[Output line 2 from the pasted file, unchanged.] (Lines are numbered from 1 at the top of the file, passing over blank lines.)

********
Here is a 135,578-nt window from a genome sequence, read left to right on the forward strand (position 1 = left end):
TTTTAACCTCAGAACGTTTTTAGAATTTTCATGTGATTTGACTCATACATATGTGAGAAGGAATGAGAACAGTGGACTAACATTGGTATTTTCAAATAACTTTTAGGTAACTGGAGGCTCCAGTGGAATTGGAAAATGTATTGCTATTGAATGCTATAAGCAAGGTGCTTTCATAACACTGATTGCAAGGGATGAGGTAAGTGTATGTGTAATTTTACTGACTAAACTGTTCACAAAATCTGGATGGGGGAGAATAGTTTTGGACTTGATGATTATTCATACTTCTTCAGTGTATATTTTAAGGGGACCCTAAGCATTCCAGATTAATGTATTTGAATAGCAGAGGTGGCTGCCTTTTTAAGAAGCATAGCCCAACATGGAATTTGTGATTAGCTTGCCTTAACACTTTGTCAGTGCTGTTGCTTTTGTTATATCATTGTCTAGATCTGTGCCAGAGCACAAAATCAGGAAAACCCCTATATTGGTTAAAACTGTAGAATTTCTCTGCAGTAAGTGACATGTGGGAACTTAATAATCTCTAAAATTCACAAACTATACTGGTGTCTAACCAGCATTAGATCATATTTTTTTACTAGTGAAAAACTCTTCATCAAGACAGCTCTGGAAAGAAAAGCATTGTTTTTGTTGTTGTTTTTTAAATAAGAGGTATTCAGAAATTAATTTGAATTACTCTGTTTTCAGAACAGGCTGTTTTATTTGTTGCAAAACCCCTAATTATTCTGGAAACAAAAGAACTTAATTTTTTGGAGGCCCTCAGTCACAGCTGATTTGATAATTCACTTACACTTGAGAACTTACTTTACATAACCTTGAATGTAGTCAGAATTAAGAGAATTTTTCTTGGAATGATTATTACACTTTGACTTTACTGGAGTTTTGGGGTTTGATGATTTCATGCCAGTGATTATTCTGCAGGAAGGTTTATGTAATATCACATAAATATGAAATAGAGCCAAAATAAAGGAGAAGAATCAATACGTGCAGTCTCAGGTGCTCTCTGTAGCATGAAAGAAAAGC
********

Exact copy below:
TTTTAACCTCAGAACGTTTTTAGAATTTTCATGTGATTTGACTCATACATATGTGAGAAGGAATGAGAACAGTGGACTAACATTGGTATTTTCAAATAACTTTTAGGTAACTGGAGGCTCCAGTGGAATTGGAAAATGTATTGCTATTGAATGCTATAAGCAAGGTGCTTTCATAACACTGATTGCAAGGGATGAGGTAAGTGTATGTGTAATTTTACTGACTAAACTGTTCACAAAATCTGGATGGGGGAGAATAGTTTTGGACTTGATGATTATTCATACTTCTTCAGTGTATATTTTAAGGGGACCCTAAGCATTCCAGATTAATGTATTTGAATAGCAGAGGTGGCTGCCTTTTTAAGAAGCATAGCCCAACATGGAATTTGTGATTAGCTTGCCTTAACACTTTGTCAGTGCTGTTGCTTTTGTTATATCATTGTCTAGATCTGTGCCAGAGCACAAAATCAGGAAAACCCCTATATTGGTTAAAACTGTAGAATTTCTCTGCAGTAAGTGACATGTGGGAACTTAATAATCTCTAAAATTCACAAACTATACTGGTGTCTAACCAGCATTAGATCATATTTTTTTACTAGTGAAAAACTCTTCATCAAGACAGCTCTGGAAAGAAAAGCATTGTTTTTGTTGTTGTTTTTTAAATAAGAGGTATTCAGAAATTAATTTGAATTACTCTGTTTTCAGAACAGGCTGTTTTATTTGTTGCAAAACCCCTAATTATTCTGGAAACAAAAGAACTTAATTTTTTGGAGGCCCTCAGTCACAGCTGATTTGATAATTCACTTACACTTGAGAACTTACTTTACATAACCTTGAATGTAGTCAGAATTAAGAGAATTTTTCTTGGAATGATTATTACACTTTGACTTTACTGGAGTTTTGGGGTTTGATGATTTCATGCCAGTGATTATTCTGCAGGAAGGTTTATGTAATATCACATAAATATGAAATAGAGCCAAAATAAAGGAGAAGAATCAATACGTGCAGTCTCAGGTGCTCTCTGTAGCATGAAAGAAAAGC